There’s an old saying in dog shows, “Fix it in the whelping box, not the tack box”. I found myself thinking of a variation of this phrase at a hunt test this weekend, as handlers expressed frustration with their dogs’ problem behaviors on the hunt field.  While training based solutions could certainly improve some of the common challenges that present on the hunt field, it’s also clear to me that many of these behaviors have a hereditary component that shouldn’t be overlooked. 

The first problem that comes to mind is a really common one in PBGVs- babbling. For those unfamiliar with hunting with scent hounds, the way that the hunter knows that the dogs are on a fresh rabbit trail is because the dogs “give voice”, barking and howling until they lose the hot line. This is extremely useful because rabbits live in thick cover where visibility is often limited. Voicing lets the handler know where the dogs are and in which direction the rabbit is heading.  At a hunt test this is needed for a qualifying score, but in a real hunt this would allow the hunter to safely shoot the rabbit without risking injury to hounds. Most PBGVs will open on fresh trails, the challenge is that many of them start barking the minute the leash comes off and don’t stop for the entire hour of the hunt. This makes it nearly impossible to accurately assess when the dogs are on a rabbit, but also tends to frustrate the pack mates of the babbling dog because they don’t know when to honor the babbler. 

I suspect a widespread misunderstanding of the phrase “good voice freely and purposefully used” in the breed standard has contributed to this problem. The “purposefully” part was added after the start of the PBGVCA Hunt Program to try to clarify that more is not better where barking is concerned. All scent hounds have a tendency to bark when aroused, which has been selected for by hunters for centuries.  Barking all the time is a nuisance behavior on the hunt field and in a household, not a desirable breed characteristic.  This would also mean that a PBGV who barks in the show ring in the absence of rabbits is not “meeting the standard” and should not be rewarded for this behavior. Sadly, it’s common practice for professional handlers to train a subtle speak cue to dogs being campaigned as this can be a way to catch a judge’s attention. 

Another area of concern is biddability, which would be scored as Cooperation with Handler on the hunt field. There’s a common misconception that PBGVs should never be allowed off leash without a secure fence and many handlers opt to use (and I would argue, overuse) GPS tracking collars even within a fenced Beagle club.  Here’s the thing- the founders of our breed had neither fences nor tracking collars, if the dogs couldn’t work off leash they weren’t a useful hunting dog and were not bred. I understand that safe hunting grounds are harder to find in the modern era, but I also think that a lot more selection pressure could be placed on breeding for dogs who check in with the handler and recall readily. To learn more about a PBGV pack that still hunts in open country in suburban Philadelphia, visit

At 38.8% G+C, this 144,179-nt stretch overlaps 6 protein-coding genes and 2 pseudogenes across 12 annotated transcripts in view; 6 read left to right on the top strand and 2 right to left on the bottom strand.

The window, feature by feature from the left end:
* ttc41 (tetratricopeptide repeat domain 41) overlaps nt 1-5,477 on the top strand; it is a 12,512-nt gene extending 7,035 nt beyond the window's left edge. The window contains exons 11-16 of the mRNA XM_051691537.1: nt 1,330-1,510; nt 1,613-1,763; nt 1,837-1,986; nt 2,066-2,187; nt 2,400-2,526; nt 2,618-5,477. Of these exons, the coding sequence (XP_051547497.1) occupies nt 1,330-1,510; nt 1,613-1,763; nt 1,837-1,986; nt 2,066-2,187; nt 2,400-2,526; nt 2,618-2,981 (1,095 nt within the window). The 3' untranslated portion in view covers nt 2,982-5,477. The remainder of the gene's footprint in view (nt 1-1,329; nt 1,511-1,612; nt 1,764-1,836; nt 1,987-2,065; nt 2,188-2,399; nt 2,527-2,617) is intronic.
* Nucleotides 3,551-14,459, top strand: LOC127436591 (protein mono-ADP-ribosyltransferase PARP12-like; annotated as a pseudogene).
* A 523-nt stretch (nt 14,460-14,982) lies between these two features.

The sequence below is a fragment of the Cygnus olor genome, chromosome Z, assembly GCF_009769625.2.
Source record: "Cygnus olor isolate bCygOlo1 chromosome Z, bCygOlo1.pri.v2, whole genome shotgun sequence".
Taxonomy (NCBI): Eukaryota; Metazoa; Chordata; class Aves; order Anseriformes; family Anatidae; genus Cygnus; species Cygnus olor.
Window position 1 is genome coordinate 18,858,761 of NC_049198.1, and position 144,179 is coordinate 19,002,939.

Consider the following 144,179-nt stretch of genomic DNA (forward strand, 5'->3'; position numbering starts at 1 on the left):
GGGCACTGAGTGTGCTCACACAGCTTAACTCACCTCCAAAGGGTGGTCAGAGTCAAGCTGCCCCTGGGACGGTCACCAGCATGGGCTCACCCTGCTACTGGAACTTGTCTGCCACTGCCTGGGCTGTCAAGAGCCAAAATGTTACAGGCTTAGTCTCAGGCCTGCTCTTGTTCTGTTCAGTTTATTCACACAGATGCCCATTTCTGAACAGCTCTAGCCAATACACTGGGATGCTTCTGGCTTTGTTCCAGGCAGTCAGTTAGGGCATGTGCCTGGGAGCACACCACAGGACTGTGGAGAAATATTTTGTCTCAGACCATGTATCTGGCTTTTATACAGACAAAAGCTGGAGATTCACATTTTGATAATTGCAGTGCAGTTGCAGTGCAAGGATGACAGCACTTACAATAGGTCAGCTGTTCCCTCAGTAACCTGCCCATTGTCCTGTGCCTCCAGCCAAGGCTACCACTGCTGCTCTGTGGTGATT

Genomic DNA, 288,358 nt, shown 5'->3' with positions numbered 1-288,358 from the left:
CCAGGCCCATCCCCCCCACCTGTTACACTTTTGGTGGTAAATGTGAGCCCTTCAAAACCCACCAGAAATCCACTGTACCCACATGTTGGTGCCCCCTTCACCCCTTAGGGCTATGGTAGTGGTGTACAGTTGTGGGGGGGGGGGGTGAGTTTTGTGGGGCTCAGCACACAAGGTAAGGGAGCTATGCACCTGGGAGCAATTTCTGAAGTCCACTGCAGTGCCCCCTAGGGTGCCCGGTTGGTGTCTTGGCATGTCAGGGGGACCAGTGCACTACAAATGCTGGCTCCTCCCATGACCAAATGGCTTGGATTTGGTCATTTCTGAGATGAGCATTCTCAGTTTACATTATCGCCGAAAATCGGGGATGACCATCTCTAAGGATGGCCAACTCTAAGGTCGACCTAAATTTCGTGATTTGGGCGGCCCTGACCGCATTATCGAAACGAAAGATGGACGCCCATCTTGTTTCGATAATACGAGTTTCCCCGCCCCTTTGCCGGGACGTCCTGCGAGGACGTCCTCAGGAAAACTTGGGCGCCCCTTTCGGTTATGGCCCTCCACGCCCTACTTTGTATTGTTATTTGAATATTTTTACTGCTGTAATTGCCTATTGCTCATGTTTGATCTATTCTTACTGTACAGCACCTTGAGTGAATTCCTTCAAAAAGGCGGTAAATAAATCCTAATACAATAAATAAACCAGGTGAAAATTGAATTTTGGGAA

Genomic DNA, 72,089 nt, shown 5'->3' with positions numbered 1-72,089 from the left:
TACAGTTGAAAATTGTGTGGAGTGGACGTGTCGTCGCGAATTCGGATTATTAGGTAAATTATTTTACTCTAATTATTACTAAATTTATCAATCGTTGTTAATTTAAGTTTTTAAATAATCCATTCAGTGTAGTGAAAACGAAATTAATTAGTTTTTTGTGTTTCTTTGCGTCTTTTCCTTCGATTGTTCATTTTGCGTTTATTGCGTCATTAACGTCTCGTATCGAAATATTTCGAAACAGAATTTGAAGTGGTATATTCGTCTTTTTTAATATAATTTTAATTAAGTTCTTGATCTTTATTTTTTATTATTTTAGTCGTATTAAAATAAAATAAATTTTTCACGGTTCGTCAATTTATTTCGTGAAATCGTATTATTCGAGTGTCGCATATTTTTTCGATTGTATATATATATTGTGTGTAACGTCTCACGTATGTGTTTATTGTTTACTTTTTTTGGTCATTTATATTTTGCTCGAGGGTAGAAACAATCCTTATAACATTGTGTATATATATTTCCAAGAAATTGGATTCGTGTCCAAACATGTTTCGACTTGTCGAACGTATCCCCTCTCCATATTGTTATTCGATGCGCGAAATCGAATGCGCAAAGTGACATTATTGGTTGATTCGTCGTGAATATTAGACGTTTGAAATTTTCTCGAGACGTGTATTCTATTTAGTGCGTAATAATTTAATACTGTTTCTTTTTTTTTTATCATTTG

One final characteristic that seems to have a genetic component is willingness to enter cover without begging, pleading, or bribery from the handler. Rabbits don’t live on paths, they live in the undergrowth. Willingness to look in the places they live is important. Correct coat texture makes it safer and easier for dogs to go into the brush, but a certain tolerance for discomfort is also needed.  I will add that I have seen dogs develop an aversion to cover after being injured because their protective coat had been stripped away for the show ring.

Ok, so here’s the hard part- if the above traits matter to at least a portion of the PBGV community and are a critical part of our breed’s history shouldn’t they factor into breeding decisions?  As a long time PBGV breeder I know that our gene pool is tiny (and getting smaller all the time) and that there is no perfect dog. I also know that traits that are ignored are unlikely to improve. In a perfect world, I would not breed to a dog without having my hands on him and seeing him on the hunt field but sometimes it’s not possible to do both. If a dog hasn’t hunted himself, what about his parents, siblings, and offspring?  This could also be useful information that should probably play into breeding choices.  More information is always better than less, even when it can feel like you are on overload. Breeding is always about choices and compromise, but when we limit our knowledge of a particular dog or pedigree to their record in the show ring, we lose an important part of our breed. By supporting and encouraging breeding for hunting qualities as well as outward appearance we can only make our breed stronger and more diverse.